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Patterns of Hospital Performance on the Hospital-Wide 30-Day Readmission Metric: Is the Playing Field Level?

Overview of attention for article published in JGIM: Journal of General Internal Medicine, October 2017
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  • Good Attention Score compared to outputs of the same age (68th percentile)
  • Above-average Attention Score compared to outputs of the same age and source (62nd percentile)

Mentioned by

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8 tweeters

Citations

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6 Dimensions

Readers on

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14 Mendeley
Title
Patterns of Hospital Performance on the Hospital-Wide 30-Day Readmission Metric: Is the Playing Field Level?
Published in
JGIM: Journal of General Internal Medicine, October 2017
DOI 10.1007/s11606-017-4193-9
Pubmed ID
Authors

Erik H. Hoyer, William V. Padula, Daniel J. Brotman, Natalie Reid, Curtis Leung, Diane Lepley, Amy Deutschendorf

Abstract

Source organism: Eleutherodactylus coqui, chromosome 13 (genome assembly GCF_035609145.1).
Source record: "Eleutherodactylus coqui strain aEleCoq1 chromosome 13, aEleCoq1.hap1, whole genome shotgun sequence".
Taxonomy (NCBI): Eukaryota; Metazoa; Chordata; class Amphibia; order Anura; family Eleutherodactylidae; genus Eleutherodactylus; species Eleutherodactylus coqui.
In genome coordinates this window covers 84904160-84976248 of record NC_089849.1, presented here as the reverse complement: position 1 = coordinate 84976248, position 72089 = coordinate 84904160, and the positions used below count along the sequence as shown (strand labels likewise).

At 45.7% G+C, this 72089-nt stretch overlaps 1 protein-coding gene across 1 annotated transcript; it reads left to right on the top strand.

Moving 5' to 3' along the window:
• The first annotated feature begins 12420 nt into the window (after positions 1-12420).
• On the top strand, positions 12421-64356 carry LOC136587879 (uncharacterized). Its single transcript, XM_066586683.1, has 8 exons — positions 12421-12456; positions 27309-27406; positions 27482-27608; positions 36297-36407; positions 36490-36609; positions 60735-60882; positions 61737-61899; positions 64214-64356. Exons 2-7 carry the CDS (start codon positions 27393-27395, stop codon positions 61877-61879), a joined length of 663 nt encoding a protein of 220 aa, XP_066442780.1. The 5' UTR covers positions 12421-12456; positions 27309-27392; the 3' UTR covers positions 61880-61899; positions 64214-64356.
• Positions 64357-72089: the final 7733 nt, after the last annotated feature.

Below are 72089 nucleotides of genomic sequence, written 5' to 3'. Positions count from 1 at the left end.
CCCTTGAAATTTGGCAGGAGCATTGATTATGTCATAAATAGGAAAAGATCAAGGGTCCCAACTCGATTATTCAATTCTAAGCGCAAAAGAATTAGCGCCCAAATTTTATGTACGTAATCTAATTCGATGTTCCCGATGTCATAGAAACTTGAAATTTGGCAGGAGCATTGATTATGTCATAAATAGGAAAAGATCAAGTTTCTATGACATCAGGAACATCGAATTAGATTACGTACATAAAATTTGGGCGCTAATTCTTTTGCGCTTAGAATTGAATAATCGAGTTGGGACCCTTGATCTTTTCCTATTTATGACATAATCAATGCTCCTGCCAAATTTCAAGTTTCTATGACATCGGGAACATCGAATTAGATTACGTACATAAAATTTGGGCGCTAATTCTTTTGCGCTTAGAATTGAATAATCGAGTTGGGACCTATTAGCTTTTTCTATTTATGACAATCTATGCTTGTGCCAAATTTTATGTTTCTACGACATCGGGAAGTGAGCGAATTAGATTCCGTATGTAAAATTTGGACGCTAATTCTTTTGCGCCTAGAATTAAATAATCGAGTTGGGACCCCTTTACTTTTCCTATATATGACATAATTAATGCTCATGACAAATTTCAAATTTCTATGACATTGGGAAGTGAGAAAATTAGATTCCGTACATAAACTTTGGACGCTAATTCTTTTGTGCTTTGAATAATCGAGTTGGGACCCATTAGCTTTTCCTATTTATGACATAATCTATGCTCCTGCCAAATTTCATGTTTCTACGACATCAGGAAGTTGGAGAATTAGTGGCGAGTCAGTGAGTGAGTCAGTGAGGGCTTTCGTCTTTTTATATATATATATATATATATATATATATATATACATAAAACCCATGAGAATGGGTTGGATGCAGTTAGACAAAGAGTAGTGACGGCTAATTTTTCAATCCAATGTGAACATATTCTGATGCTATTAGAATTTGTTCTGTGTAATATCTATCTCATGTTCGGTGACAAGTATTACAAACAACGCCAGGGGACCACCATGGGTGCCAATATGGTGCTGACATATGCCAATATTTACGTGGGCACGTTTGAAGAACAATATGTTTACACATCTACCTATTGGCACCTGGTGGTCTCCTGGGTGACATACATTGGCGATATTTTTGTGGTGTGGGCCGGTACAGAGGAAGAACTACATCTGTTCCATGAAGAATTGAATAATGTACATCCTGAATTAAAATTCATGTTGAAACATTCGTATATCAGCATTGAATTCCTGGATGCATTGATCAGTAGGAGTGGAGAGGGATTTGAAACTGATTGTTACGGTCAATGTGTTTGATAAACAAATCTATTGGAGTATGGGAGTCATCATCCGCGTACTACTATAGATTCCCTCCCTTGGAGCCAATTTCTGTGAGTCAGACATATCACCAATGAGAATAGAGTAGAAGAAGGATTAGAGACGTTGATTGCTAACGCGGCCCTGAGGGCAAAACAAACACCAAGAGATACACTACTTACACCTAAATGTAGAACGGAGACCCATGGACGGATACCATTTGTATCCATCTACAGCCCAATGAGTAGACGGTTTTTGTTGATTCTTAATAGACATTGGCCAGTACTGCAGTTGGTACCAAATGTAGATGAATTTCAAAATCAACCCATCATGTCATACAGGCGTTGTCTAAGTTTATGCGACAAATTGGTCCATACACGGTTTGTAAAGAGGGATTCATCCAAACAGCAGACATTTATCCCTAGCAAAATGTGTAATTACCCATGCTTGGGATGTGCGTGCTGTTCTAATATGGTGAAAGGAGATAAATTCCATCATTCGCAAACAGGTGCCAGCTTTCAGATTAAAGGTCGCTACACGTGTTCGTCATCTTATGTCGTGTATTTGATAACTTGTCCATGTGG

Hospital performance on the 30-day hospital-wide readmission (HWR) metric as calculated by the Centers for Medicare and Medicaid Services (CMS) is currently reported as a quality measure. Focusing on patient-level factors may provide an incomplete picture of readmission risk at the hospital level to explain variations in hospital readmission rates. To evaluate and quantify hospital-level characteristics that track with hospital performance on the current HWR metric. Retrospective cohort study. A total of 4785 US hospitals. We linked publically available data on individual hospitals published by CMS on patient-level adjusted 30-day HWR rates from July 1, 2011, through June 30, 2014, to the 2014 American Hospital Association annual survey. Primary outcome was performance in the worst CMS-calculated HWR quartile. Primary hospital-level exposure variables were defined as: size (total number of beds), safety net status (top quartile of disproportionate share), academic status [member of the Association of American Medical Colleges (AAMC)], National Cancer Institute Comprehensive Cancer Center (NCI-CCC) status, and hospital services offered (e.g., transplant, hospice, emergency department). Multilevel regression was used to evaluate the association between 30-day HWR and the hospital-level factors. Hospital-level characteristics significantly associated with performing in the worst CMS-calculated HWR quartile included: safety net status [adjusted odds ratio (aOR) 1.99, 95% confidence interval (95% CI) 1.61-2.45, p < 0.001], large size (> 400 beds, aOR 1.42, 95% CI 1.07-1.90, p = 0.016), AAMC alone status (aOR 1.95, 95% CI 1.35-2.83, p < 0.001), and AAMC plus NCI-CCC status (aOR 5.16, 95% CI 2.58-10.31, p < 0.001). Hospitals with more critical care beds (aOR 1.26, 95% CI 1.02-1.56, p = 0.033), those with transplant services (aOR 2.80, 95% CI 1.48-5.31,p = 0.001), and those with emergency room services (aOR 3.37, 95% CI 1.12-10.15, p = 0.031) demonstrated significantly worse HWR performance. Hospice service (aOR 0.64, 95% CI 0.50-0.82, p < 0.001) and having a higher proportion of total discharges being surgical cases (aOR 0.62, 95% CI 0.50-0.76, p < 0.001) were associated with better performance. The study approach was not intended to be an alternate readmission metric to compete with the existing CMS metric, which would require a re-examination of patient-level data combined with hospital-level data. A number of hospital-level characteristics (such as academic tertiary care center status) were significantly associated with worse performance on the CMS-calculated HWR metric, which may have important health policy implications. Until the reasons for readmission variability can be addressed, reporting the current HWR metric as an indicator of hospital quality should be reevaluated.